Hilaire Belloc bought King's Land (in Shipley, Sussex), 5 acres and a working windmill for £1000 in 1907 and it was his home for the rest of his life. Belloc loved Sussex as few other writers have loved her: he lived there for most of his 83 years, he tramped the length and breadth of the county, slept under her hedgerows, drank in her inns, sailed her coast and her rivers and wrote several incomparable books about her. "He does not die that can bequeath Some influence to the land he knows, Or dares, persistent, interwreath Love permanent with the wild hedgerows; He does not die, but still remains Substantiate with his darling plains."

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Monday, 6 February 2017

Belloc Concert - Two Temple Place, London WC2R 3BD (22nd April at 7PM)...





BELLOC: THE FOUR MEN -

to accompany the exhibition Sussex Modernism: Retreat and Rebellion 28th January until 23rd April 2017.
Tickets https://opusanglicanum.eventbrite.co.uk


Including the music of Vaughan Williams, Ivor Gurney and Edward Elgar - the stunning sound of Opus Anglicanum's unnaccompanied voices present a retelling of Hilaire Belloc's The Four Men, in which 'Grizzlebeard', 'the Poet', 'the Sailor' and 'Myself', walk across the Weald of Sussex in the October of 1902 from Robertsbridge to Harting, with lively conversation, debate and songs along the way.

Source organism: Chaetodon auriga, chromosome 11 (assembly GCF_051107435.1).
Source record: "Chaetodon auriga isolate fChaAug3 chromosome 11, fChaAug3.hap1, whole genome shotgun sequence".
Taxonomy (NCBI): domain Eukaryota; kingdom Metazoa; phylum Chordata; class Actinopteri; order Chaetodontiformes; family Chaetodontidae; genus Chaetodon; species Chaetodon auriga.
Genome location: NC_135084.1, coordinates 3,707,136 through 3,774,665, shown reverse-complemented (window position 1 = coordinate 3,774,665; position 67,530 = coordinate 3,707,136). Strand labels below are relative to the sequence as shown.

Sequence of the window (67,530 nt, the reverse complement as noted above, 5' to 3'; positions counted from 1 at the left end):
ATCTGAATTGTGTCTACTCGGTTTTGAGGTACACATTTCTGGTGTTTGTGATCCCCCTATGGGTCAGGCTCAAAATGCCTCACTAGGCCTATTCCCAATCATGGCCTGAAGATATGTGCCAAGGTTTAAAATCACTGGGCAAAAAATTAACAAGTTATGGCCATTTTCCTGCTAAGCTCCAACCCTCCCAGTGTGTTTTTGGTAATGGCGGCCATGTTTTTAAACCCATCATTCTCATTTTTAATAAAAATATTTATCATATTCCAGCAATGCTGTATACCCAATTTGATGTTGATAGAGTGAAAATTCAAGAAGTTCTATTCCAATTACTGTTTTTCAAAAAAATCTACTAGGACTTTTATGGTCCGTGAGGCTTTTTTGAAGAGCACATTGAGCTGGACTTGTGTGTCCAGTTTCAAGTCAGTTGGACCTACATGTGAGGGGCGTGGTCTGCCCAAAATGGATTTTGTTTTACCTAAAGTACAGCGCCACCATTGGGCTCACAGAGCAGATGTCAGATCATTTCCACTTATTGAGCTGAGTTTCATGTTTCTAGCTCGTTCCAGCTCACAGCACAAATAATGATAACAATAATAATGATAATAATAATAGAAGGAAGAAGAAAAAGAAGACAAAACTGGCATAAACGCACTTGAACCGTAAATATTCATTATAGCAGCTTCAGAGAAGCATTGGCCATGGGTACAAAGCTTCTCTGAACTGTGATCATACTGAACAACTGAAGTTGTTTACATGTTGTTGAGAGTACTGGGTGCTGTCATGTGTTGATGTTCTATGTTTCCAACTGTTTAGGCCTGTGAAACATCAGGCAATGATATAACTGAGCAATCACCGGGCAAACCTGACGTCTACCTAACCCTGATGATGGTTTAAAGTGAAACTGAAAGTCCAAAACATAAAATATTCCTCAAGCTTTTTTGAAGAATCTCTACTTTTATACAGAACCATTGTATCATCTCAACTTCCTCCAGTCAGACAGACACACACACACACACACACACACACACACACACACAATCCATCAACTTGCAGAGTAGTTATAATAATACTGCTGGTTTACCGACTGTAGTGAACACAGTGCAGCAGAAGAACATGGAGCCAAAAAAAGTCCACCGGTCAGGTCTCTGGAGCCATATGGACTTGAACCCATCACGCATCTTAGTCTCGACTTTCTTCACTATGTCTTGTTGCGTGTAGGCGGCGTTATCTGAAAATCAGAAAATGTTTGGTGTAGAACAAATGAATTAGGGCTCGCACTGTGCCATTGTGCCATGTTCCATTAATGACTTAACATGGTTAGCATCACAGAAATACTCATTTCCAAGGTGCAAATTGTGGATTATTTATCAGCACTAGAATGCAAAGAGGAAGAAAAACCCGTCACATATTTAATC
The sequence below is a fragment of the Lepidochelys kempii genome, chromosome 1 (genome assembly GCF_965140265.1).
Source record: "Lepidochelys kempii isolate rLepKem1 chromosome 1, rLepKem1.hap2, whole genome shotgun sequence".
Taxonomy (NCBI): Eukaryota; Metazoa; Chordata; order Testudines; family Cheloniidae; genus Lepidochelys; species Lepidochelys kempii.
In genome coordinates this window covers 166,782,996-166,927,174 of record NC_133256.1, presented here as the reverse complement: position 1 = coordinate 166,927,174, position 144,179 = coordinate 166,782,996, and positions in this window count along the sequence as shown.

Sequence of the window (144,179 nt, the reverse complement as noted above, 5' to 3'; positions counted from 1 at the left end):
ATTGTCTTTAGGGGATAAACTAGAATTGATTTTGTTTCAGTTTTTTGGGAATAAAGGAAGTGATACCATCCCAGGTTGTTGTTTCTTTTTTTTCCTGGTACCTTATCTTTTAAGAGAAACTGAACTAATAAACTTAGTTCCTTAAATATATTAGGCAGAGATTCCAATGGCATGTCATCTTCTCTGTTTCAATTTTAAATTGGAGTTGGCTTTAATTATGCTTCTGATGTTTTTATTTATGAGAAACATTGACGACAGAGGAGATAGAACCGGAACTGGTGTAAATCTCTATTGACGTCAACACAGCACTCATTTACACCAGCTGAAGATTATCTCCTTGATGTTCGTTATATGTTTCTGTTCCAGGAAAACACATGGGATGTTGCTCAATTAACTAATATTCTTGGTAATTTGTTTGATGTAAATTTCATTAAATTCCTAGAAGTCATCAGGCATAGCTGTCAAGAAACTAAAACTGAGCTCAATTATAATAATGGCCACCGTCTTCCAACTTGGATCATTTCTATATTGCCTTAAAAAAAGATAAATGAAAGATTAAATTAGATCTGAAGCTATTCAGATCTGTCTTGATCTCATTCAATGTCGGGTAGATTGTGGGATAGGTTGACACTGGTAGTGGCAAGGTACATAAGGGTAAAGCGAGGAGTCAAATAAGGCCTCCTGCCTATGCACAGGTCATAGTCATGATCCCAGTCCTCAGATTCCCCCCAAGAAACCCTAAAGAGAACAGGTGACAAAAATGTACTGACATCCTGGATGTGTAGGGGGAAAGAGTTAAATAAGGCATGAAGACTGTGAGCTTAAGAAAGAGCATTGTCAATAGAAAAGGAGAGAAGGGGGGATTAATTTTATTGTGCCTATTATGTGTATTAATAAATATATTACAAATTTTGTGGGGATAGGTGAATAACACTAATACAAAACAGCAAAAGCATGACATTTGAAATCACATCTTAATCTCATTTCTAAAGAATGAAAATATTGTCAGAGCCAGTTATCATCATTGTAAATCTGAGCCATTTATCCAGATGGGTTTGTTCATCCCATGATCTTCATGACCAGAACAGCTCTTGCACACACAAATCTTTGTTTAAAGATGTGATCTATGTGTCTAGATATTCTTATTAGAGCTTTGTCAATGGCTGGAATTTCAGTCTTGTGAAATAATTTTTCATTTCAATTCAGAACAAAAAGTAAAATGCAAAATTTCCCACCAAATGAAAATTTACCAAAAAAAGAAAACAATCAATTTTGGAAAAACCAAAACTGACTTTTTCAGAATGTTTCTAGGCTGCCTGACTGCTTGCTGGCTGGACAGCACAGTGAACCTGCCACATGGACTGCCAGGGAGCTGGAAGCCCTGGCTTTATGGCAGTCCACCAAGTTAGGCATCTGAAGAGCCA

BBC Radio 4's Zeb Soanes narrates the story in the words of Belloc; the five singers perform music and include a number of Belloc’s songs sung to his own tunes.

As Belloc's The West Sussex Drinking Song helpfully tells us:

"They sell good Beer at Haslemere
And under Guildford Hill..."

.£22 + booking fee. Doors open at 6:30 and seating is unreserved. This is an intervalled performance.


Hilaire Belloc described ‘The Four Men’ as ‘A Farrago’. ‘The Four Men’ - Grizzlebeard, Myself, the Poet and the Sailor - walk across the Weald of Sussex in the October of 1902 from Robertsbridge to Harting, with lively conversation, debate and songs along the way. Published in 1911, the four figures represent aspects of Belloc’s own character. The story is in turn poetic, reflective, pompous, didactic and humorous.The narrative is the context for some richly varied music:Vaughan Williams’s ‘The Vagabond’ and ‘Linden Lea’; settings of poems by Belloc from Ivor Gurney (‘A Sussex Drinking Song’, and ‘Most Holy Night’) and from Peter Warlock (‘My own country’); and music by George Butterworth and Edward Elgar. Possibly a surprise item will be ‘Deux chœurs’ of Camille Saint-Saëns, reminding us that Belloc was half French, and had done his national service in the French artillery. Also included are a number of Belloc’s idiosyncratic songs sung to his own tunes, as described in the book itself.


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